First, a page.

Advanced Coal Technologies
China and the United States are the two major coal-consuming nations in the world. Each consumes about 1000 million tons of coal every year — together, about 45 percent of the world's total. By 2020, China's coal use is expected to be triple the current level. This huge increase is driven by rapid population growth and economic expansion, and based on assumptions that much of the increased energy demand will be met by coal, especially in the industrial and electricity industry sectors.
Use of coal has caused severe damage to the environment, at both local and global levels. Ambient air pollution levels of major pollutants in most of Chinese cities exceed the standards by a very large margin, especially in those cities relying on coal for energy. One third of China's territory is suffering from acid rain. China's carbon dioxide (CO2)emissions are now second only to those of the United States. Coal use in China contributed to three-quarters of China's CO2 emissions.
In the near term, advanced coal technologies can significantly improve the energy efficiency of China's industries, especially energy intensive industries and power generation. More importantly, clean coal technologies can bring enormous benefits to the public health and to the environment. Over the longer term, advanced coal technologies could effectively ameliorate, at competitive costs, most of the environmental concerns (including CO2 emissions, if coupled with carbon capture and storage technologies) associated with the use of coal for producing electricity, transportation fuels, and low-carbon cooking fuel for rural households.
The advanced coal group is working in several areas:
(1) Advanced coal technology assessment
(2) Institutional assessment of China's energy innovation system for clean coal technologies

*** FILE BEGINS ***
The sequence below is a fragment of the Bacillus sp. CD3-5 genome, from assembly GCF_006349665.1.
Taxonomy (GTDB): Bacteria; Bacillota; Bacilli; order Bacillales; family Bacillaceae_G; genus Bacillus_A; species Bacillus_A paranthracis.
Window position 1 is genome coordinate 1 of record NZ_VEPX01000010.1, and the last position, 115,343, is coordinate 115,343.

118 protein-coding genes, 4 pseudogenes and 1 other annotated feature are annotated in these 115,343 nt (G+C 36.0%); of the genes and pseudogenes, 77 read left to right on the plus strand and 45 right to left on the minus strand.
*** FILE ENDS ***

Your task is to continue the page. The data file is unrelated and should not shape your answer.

(3) Comparative costs and economic barriers to advanced coal technologies
(4) Understanding carbon storage potential in China
(5) Regulations to promote deployment of advanced coal and CCS technologies
- "Technical, Environmental, and Economic Assessment of Deploying Advanced Coal Power Technologies in the Chinese Context," by Lifeng Zhao, Yunhan Xiao, Kelly Sims Gallagher, Bo Wang, and Xiang Xu.
- "Research, Development, Demonstration, and Early Deployment Policies for Advanced-Coal Technology in China," by Lifeng Zhao and Kelly Sims Gallagher.
- Workshop report "Joint Workshop on IGCC & Co-Production and CO2 Capture & Storage"
- Workshop report "Advanced Coal Technologies in a Sustainable Energy System: Preparing and Preserving the Appropriate Technological Options for China"
- Powerpoint presentation from "An Introduction to China's Science and Technology Policy", STPP Senior Fellow and Chinese Vice Minister for Science and Technology SHANG Yong's ETIP seminar
- Event Report for Workshop on the Cooperation in Clean-Coal Technologies Between the United States and China (see picture below of workshop participants)